A member of the user service working group and a library assistant in the Collection Development who was also a film major brainstormed the idea to videotape the training class scenarios in order to use them again.  The Collection Development assistant was willing to videotape one of the classes for use in future training sessions. He also recruited an associate in another campus office to help with the taping.

The first training session went well and the scenarios were well-received by the audience.  The scenarios generated discussion, as well as laughter, and based on anecdotes and evaluation form feedback, made much more of an impact on employees than generic customer service workshops we have hosted in the past. The second session was videotaped, and the cinematographers generously gave their time to edit the videos, as well.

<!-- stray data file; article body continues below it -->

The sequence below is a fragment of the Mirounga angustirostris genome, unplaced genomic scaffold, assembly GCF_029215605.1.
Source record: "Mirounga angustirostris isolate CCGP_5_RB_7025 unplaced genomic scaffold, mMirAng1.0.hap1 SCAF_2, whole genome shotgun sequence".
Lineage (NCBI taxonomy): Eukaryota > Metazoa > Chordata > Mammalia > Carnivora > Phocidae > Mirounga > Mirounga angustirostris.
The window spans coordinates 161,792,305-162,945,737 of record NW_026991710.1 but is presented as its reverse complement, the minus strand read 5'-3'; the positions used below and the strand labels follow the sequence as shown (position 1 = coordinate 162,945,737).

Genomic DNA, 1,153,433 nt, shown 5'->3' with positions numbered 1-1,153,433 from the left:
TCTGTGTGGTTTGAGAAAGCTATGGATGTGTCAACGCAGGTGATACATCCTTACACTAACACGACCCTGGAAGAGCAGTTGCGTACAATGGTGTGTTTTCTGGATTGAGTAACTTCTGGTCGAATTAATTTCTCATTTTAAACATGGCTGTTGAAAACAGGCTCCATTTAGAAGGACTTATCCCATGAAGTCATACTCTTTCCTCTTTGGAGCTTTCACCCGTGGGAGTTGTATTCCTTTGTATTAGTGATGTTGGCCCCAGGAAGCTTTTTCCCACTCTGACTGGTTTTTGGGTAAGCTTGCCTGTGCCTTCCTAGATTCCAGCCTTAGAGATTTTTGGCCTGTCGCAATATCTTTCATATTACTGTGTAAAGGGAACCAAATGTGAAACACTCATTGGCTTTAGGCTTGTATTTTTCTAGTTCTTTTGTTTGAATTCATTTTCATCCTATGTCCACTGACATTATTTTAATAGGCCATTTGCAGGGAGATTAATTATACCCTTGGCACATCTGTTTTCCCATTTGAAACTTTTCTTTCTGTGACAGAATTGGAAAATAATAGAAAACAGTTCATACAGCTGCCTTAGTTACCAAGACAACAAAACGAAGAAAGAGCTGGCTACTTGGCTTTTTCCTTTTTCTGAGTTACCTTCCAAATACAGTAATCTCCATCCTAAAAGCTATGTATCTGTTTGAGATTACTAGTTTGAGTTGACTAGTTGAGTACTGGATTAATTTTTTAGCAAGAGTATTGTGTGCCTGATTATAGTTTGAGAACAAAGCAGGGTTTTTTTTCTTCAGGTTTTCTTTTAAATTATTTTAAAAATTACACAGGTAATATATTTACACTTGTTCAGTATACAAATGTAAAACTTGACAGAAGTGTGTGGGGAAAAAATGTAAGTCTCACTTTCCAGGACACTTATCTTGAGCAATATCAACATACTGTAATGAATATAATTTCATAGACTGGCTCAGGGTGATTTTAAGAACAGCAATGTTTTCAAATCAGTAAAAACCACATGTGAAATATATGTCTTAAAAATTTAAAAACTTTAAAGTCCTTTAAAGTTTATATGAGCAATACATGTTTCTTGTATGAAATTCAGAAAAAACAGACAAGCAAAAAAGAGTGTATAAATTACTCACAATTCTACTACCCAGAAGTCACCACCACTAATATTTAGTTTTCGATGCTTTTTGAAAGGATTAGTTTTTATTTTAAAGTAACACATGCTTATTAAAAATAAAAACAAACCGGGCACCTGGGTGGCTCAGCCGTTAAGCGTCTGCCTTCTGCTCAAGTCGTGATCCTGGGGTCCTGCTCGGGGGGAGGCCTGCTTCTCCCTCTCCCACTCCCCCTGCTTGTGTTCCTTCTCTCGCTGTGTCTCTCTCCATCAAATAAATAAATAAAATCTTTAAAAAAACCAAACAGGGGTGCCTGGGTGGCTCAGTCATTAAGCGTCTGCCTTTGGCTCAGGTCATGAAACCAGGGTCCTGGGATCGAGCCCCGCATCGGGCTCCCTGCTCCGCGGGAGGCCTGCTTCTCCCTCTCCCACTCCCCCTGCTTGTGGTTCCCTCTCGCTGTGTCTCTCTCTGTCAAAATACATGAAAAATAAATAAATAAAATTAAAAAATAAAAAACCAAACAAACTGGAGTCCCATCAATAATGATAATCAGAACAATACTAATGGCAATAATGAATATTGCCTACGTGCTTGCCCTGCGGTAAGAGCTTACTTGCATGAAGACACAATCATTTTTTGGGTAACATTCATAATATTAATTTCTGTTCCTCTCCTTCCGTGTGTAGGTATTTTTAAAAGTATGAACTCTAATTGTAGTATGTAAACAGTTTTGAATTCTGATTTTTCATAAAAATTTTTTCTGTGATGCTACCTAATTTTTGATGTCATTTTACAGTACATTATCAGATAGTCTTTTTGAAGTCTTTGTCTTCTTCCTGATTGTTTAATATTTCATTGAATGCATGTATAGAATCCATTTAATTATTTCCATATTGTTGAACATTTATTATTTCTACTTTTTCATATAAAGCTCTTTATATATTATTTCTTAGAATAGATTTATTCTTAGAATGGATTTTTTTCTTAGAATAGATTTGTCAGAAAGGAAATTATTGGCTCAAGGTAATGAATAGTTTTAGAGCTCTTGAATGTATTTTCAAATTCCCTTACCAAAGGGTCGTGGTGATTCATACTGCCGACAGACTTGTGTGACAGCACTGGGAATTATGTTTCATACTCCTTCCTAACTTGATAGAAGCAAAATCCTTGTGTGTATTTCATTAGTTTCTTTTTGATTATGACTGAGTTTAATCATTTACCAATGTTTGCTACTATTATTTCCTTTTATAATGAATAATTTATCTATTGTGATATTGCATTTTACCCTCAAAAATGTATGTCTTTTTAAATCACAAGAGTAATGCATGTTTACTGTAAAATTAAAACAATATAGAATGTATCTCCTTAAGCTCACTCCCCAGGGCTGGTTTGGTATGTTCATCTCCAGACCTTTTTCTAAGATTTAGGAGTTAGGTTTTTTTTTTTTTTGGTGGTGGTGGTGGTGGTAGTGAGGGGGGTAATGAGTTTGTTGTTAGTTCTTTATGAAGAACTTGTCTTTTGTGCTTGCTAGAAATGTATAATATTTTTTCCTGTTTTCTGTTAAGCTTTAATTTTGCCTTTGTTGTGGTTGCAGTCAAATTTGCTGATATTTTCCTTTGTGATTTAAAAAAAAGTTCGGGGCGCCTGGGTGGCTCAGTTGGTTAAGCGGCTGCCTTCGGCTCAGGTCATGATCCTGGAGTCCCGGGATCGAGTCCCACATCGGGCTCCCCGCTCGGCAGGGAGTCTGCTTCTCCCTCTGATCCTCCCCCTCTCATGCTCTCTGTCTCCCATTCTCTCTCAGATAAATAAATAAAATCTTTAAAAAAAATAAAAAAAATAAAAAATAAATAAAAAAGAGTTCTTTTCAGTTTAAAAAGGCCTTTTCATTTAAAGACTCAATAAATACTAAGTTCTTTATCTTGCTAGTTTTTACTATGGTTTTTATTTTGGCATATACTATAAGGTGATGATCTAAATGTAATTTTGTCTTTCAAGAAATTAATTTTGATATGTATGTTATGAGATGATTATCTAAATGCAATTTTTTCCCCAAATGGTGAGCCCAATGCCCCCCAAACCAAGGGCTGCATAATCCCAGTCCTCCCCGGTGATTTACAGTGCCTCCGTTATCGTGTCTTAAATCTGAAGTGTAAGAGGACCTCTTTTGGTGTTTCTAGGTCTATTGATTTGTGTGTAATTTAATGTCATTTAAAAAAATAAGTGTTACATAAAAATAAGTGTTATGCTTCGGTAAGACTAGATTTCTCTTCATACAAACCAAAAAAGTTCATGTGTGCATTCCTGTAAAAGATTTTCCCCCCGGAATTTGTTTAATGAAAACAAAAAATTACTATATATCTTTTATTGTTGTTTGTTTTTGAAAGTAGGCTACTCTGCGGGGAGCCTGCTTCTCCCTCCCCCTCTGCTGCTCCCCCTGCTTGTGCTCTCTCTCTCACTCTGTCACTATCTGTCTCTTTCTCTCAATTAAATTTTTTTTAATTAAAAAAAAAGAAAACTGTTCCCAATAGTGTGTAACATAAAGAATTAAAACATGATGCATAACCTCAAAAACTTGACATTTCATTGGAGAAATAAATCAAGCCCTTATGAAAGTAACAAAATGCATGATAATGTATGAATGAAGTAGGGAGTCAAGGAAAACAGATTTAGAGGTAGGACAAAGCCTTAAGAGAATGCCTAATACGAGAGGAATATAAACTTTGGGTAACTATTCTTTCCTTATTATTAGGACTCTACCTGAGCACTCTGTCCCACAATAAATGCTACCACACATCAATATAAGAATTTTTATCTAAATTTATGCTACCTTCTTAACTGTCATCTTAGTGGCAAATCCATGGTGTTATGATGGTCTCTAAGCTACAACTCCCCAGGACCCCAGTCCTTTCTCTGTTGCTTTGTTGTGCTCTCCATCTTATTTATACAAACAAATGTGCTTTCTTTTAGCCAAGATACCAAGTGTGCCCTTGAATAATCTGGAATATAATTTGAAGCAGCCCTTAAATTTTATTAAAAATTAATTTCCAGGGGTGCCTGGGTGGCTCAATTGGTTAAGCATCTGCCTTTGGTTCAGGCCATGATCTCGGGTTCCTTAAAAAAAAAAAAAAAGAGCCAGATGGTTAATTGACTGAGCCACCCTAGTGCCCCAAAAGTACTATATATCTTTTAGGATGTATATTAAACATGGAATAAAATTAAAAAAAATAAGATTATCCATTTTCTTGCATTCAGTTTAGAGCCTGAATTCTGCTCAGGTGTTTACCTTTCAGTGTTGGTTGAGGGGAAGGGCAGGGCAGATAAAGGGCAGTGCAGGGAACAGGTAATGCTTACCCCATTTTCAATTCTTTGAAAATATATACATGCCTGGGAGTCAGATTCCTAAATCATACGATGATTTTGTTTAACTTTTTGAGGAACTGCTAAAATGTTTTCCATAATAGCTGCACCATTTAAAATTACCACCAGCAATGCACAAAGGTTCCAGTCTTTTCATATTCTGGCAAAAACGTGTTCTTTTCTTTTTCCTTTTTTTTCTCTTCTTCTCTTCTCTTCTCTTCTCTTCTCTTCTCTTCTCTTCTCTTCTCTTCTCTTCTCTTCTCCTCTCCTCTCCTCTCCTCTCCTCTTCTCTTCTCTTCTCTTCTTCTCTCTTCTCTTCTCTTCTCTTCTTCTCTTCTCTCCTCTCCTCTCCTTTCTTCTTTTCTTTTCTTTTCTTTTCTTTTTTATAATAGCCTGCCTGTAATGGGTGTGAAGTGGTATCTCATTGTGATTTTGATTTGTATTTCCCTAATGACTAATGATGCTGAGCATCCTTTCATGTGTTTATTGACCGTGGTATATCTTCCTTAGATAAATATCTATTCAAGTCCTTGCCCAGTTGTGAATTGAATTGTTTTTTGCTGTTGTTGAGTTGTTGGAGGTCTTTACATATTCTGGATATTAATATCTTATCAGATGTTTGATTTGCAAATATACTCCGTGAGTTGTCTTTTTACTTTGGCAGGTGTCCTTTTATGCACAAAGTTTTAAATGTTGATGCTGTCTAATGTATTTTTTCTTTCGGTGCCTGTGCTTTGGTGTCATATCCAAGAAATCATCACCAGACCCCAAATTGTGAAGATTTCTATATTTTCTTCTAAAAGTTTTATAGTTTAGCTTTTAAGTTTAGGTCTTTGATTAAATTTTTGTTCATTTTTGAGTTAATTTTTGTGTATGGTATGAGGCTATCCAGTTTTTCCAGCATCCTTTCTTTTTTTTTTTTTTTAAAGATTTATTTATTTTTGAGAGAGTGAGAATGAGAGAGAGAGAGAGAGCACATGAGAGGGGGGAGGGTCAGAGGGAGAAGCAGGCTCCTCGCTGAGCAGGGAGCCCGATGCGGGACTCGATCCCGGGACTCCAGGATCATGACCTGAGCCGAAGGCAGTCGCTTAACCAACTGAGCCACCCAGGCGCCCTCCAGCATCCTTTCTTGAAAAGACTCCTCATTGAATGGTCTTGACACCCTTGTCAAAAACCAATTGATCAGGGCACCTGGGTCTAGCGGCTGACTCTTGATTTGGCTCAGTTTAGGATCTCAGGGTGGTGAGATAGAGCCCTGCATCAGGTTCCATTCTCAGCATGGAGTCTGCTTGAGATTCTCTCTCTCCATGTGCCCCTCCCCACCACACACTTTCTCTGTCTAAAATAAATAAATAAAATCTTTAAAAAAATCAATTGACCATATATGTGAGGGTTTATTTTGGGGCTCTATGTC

As the film was edited, I worked on the text that would take the place of the face-to-face class introduction, discussion prompts, and brainstorming. Once the videos were edited and ready to go online, I put everything in WebCT modules. Each module covers one of the five tenets of the user service statement.  The employee accessing the modules online will read a bit about the tenet, watch the video depicting that aspect of the policy, and then react, based on questions presented in the module,  to what occurred in the scenario as compared to the policy. At the end of each module, the employee will take a quiz that will tie everything together. I can generate reports on who completed training and when it was completed, and the results can be documented for the employee’s human resources file since we now have a customer service training requirement. After completing the online component, employees will be asked to attend a face-to-face, 30-minute debriefing and discussion session. This undermines the convenience of the online course, but I believe it is necessary given the nature of the topic and the content.